I have experienced that the 'stop, drop the shoulder , and spin . . . aka: stop,drop and spin, used by horses to do an instant 180 degree turn AND unseat their rider , is much harder to counteract when you are dealing with a 'stiff' or 'boardy' horse, such as many gaited breeds are.
I think the reason their spin is SO hard to stay on through is that they swing like a gate swings; from the hinge. That means , in this case, the 'hinge' is the horse's hind end, as far back as possible. The horse is so stiff that the entire rest of the body swings as if it were an entire 'board'. And since since the horse prefaces this swing by sort of 'bouncing ' off the front legs and dropping the front, inside shoulder, YOU are propped forward on that board, before it starts swinging.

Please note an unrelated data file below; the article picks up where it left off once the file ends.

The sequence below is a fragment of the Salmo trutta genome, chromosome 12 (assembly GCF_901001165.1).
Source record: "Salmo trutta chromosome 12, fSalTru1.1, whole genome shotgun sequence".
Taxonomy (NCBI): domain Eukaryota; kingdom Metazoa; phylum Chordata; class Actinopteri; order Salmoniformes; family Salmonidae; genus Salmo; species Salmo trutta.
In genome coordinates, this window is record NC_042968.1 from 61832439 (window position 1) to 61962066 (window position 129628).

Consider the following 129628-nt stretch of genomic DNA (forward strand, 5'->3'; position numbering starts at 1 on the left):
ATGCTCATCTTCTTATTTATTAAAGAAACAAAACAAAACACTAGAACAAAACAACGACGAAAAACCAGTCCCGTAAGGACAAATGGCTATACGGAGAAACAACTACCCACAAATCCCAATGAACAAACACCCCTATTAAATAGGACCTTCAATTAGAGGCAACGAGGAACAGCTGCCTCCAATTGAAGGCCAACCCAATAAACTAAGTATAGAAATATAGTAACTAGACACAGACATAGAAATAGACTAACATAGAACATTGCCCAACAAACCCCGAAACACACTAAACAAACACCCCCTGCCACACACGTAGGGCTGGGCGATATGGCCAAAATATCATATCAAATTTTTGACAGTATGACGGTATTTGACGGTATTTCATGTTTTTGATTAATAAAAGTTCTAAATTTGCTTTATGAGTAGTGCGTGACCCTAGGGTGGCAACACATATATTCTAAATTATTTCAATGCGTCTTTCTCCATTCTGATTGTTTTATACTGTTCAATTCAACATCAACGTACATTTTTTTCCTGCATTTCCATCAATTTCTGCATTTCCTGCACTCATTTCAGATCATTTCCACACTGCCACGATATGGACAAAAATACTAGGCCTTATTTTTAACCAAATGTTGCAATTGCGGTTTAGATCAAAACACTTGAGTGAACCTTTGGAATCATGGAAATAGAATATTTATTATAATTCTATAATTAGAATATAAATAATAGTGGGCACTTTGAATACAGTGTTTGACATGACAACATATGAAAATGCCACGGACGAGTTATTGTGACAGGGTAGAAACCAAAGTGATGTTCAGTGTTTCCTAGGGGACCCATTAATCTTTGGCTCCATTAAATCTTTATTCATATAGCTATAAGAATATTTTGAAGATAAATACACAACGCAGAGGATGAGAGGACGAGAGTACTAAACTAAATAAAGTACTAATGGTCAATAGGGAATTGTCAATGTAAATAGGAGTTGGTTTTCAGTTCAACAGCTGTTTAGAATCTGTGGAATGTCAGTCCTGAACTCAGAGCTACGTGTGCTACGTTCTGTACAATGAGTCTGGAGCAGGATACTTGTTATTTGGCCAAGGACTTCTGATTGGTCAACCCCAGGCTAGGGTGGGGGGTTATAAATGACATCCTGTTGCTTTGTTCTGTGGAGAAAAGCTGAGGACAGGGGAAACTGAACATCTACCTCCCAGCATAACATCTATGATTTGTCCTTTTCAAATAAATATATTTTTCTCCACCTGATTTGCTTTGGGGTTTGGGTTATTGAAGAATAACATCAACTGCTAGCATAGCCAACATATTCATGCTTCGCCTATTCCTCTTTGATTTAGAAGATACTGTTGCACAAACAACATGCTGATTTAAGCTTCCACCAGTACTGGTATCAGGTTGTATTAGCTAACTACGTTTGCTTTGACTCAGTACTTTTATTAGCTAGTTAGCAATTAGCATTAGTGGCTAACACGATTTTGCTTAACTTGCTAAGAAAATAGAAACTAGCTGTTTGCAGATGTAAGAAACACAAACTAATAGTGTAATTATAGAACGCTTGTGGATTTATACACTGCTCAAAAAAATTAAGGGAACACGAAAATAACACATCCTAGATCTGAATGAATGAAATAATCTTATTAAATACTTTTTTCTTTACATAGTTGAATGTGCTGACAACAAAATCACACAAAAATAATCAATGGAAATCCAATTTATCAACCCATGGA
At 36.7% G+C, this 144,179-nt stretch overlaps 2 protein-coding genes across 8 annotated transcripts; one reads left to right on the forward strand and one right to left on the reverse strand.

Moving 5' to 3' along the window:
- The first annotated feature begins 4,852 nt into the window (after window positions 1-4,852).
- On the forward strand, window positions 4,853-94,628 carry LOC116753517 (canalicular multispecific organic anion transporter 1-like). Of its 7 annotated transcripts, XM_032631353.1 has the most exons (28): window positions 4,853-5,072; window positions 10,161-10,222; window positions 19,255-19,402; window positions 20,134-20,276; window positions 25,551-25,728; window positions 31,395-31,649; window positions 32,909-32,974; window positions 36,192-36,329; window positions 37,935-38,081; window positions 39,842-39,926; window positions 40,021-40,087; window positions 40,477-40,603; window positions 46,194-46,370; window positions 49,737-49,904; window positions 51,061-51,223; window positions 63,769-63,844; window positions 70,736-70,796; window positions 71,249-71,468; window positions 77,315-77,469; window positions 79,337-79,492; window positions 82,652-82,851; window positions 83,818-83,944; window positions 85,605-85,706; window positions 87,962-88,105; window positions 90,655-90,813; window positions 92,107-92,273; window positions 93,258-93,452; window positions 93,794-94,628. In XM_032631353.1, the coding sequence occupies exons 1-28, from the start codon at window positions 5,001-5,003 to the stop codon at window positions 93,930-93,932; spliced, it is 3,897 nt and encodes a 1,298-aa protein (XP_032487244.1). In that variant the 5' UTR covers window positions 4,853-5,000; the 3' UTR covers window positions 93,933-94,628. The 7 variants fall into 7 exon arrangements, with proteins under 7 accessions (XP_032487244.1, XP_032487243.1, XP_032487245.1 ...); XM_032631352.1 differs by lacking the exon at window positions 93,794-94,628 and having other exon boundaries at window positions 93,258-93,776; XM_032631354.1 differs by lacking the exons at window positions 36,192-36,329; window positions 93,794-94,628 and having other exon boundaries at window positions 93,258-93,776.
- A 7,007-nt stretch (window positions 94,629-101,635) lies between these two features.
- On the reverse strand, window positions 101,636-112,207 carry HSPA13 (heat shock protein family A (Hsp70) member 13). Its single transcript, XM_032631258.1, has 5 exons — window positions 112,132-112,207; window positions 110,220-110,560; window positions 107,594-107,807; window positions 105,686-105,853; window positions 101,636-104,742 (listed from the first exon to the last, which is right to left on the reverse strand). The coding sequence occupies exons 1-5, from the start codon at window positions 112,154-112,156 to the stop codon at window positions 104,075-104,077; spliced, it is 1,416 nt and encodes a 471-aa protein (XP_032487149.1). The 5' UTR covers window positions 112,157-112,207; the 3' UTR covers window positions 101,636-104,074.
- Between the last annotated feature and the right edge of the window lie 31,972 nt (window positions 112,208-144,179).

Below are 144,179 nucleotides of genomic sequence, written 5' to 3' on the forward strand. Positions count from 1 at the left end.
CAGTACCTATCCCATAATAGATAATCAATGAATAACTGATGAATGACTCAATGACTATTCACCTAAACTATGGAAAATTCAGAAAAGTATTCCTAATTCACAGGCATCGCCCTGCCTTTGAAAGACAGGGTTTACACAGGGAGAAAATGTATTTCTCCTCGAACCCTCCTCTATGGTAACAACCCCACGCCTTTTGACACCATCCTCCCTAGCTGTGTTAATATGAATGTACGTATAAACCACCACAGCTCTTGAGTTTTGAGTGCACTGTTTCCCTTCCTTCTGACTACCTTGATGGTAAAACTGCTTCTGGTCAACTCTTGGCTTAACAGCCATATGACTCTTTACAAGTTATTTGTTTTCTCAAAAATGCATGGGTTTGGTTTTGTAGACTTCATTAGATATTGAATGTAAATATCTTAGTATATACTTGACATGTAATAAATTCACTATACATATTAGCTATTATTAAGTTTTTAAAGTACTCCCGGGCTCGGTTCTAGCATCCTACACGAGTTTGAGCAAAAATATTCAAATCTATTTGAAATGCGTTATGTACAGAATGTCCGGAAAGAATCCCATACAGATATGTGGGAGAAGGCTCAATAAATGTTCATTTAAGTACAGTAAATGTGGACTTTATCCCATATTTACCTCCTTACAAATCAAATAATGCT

It's as if you were astraddle a gate, you somehow got pushed forward so your body slopped forward, just as the gate started to quickly swing open. you are going to find it VERY hard to stay on that swinging gate.
Whereas, a horse that PIVOTS around the middle, such as a good cutting horse, will have the center of it's turn exactly under the rider. So, you are like in the 'eye of the tornado' , and you stay solidly in the saddle as the horse pivots around.
again, I say, ask me how I know? well , it's that sort of gate on hinge swing, that ends up dumping me in the dust, 5 times at least.
that's how I know.